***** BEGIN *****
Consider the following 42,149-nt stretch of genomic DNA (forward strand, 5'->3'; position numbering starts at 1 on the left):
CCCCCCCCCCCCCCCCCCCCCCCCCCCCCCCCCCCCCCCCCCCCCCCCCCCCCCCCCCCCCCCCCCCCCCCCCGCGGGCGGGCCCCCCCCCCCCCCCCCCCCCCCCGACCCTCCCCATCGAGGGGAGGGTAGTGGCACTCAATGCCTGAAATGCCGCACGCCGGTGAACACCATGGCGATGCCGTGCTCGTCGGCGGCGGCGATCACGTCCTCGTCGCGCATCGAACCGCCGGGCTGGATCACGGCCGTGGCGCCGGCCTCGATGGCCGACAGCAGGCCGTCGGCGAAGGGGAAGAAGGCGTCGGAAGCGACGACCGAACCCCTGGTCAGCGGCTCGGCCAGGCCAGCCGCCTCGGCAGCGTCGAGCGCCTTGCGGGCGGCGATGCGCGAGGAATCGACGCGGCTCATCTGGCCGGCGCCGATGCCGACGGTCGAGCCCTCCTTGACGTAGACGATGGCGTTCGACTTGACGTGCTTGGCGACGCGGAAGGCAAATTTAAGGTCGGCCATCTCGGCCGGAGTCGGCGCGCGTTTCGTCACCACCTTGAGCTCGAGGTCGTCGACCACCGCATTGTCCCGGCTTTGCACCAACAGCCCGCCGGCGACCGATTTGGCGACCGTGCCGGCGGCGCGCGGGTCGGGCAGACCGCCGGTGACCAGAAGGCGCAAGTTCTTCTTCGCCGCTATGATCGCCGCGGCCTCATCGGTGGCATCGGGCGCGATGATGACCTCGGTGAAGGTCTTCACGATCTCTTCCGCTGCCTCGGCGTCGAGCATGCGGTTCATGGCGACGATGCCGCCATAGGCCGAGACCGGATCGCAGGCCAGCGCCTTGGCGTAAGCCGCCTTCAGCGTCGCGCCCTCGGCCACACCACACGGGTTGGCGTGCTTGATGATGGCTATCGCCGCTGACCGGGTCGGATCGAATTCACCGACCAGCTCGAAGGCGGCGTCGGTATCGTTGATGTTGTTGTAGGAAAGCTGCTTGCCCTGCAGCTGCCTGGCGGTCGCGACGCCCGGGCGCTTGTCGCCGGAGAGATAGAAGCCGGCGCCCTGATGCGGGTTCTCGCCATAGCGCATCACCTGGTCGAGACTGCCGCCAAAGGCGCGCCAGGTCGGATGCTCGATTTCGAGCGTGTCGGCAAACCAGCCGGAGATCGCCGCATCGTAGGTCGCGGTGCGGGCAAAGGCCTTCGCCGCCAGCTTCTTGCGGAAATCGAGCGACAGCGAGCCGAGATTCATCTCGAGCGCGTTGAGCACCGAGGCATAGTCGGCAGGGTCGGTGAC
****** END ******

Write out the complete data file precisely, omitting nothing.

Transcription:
Consider the following 42,149-nt stretch of genomic DNA (forward strand, 5'->3'; position numbering starts at 1 on the left):
CCCCCCCCCCCCCCCCCCCCCCCCCCCCCCCCCCCCCCCCCCCCCCCCCCCCCCCCCCCCCCCCCCCCCCCCCGCGGGCGGGCCCCCCCCCCCCCCCCCCCCCCCCGACCCTCCCCATCGAGGGGAGGGTAGTGGCACTCAATGCCTGAAATGCCGCACGCCGGTGAACACCATGGCGATGCCGTGCTCGTCGGCGGCGGCGATCACGTCCTCGTCGCGCATCGAACCGCCGGGCTGGATCACGGCCGTGGCGCCGGCCTCGATGGCCGACAGCAGGCCGTCGGCGAAGGGGAAGAAGGCGTCGGAAGCGACGACCGAACCCCTGGTCAGCGGCTCGGCCAGGCCAGCCGCCTCGGCAGCGTCGAGCGCCTTGCGGGCGGCGATGCGCGAGGAATCGACGCGGCTCATCTGGCCGGCGCCGATGCCGACGGTCGAGCCCTCCTTGACGTAGACGATGGCGTTCGACTTGACGTGCTTGGCGACGCGGAAGGCAAATTTAAGGTCGGCCATCTCGGCCGGAGTCGGCGCGCGTTTCGTCACCACCTTGAGCTCGAGGTCGTCGACCACCGCATTGTCCCGGCTTTGCACCAACAGCCCGCCGGCGACCGATTTGGCGACCGTGCCGGCGGCGCGCGGGTCGGGCAGACCGCCGGTGACCAGAAGGCGCAAGTTCTTCTTCGCCGCTATGATCGCCGCGGCCTCATCGGTGGCATCGGGCGCGATGATGACCTCGGTGAAGGTCTTCACGATCTCTTCCGCTGCCTCGGCGTCGAGCATGCGGTTCATGGCGACGATGCCGCCATAGGCCGAGACCGGATCGCAGGCCAGCGCCTTGGCGTAAGCCGCCTTCAGCGTCGCGCCCTCGGCCACACCACACGGGTTGGCGTGCTTGATGATGGCTATCGCCGCTGACCGGGTCGGATCGAATTCACCGACCAGCTCGAAGGCGGCGTCGGTATCGTTGATGTTGTTGTAGGAAAGCTGCTTGCCCTGCAGCTGCCTGGCGGTCGCGACGCCCGGGCGCTTGTCGCCGGAGAGATAGAAGCCGGCGCCCTGATGCGGGTTCTCGCCATAGCGCATCACCTGGTCGAGACTGCCGCCAAAGGCGCGCCAGGTCGGATGCTCGATTTCGAGCGTGTCGGCAAACCAGCCGGAGATCGCCGCATCGTAGGTCGCGGTGCGGGCAAAGGCCTTCGCCGCCAGCTTCTTGCGGAAATCGAGCGACAGCGAGCCGAGATTCATCTCGAGCGCGTTGAGCACCGAGGCATAGTCGGCAGGGTCGGTGAC